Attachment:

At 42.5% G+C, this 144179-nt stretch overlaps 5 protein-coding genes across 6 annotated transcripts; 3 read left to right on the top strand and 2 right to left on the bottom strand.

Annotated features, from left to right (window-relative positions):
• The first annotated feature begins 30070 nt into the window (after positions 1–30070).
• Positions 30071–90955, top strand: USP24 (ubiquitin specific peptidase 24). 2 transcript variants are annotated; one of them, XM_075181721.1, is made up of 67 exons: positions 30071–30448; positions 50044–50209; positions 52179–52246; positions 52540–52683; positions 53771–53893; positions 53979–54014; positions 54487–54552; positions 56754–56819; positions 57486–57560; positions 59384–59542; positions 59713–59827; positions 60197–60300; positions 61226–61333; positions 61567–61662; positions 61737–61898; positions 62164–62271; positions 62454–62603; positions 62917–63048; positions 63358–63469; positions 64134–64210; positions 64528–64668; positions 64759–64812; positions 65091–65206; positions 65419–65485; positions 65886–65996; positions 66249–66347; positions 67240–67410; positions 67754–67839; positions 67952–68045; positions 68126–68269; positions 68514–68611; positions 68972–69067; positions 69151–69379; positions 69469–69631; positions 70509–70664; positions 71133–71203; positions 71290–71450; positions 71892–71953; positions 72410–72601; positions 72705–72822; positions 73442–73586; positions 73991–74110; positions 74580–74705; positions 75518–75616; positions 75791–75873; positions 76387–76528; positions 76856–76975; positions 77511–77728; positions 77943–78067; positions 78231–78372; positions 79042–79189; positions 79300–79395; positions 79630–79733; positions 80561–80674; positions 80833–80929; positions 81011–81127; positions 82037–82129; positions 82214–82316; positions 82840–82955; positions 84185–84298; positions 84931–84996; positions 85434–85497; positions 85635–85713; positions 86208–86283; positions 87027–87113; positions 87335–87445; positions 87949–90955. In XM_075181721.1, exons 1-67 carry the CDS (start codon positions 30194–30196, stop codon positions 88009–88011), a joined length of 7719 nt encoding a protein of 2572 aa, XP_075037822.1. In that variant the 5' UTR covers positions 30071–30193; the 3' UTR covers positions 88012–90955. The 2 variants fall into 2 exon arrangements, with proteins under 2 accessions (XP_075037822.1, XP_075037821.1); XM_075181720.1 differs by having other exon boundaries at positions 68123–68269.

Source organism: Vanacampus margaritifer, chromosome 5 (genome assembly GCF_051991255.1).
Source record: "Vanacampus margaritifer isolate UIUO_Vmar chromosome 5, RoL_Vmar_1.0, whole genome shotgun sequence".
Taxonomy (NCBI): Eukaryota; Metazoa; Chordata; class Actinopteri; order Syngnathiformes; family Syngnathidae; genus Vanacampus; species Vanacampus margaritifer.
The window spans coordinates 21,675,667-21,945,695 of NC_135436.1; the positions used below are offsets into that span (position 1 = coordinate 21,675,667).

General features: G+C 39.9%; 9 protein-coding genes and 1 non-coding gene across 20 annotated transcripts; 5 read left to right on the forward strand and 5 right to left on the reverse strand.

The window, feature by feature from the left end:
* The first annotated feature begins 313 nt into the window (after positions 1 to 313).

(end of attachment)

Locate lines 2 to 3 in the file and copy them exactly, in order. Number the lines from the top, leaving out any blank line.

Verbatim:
Annotated features, from left to right (window-relative positions):
• The first annotated feature begins 30070 nt into the window (after positions 1–30070).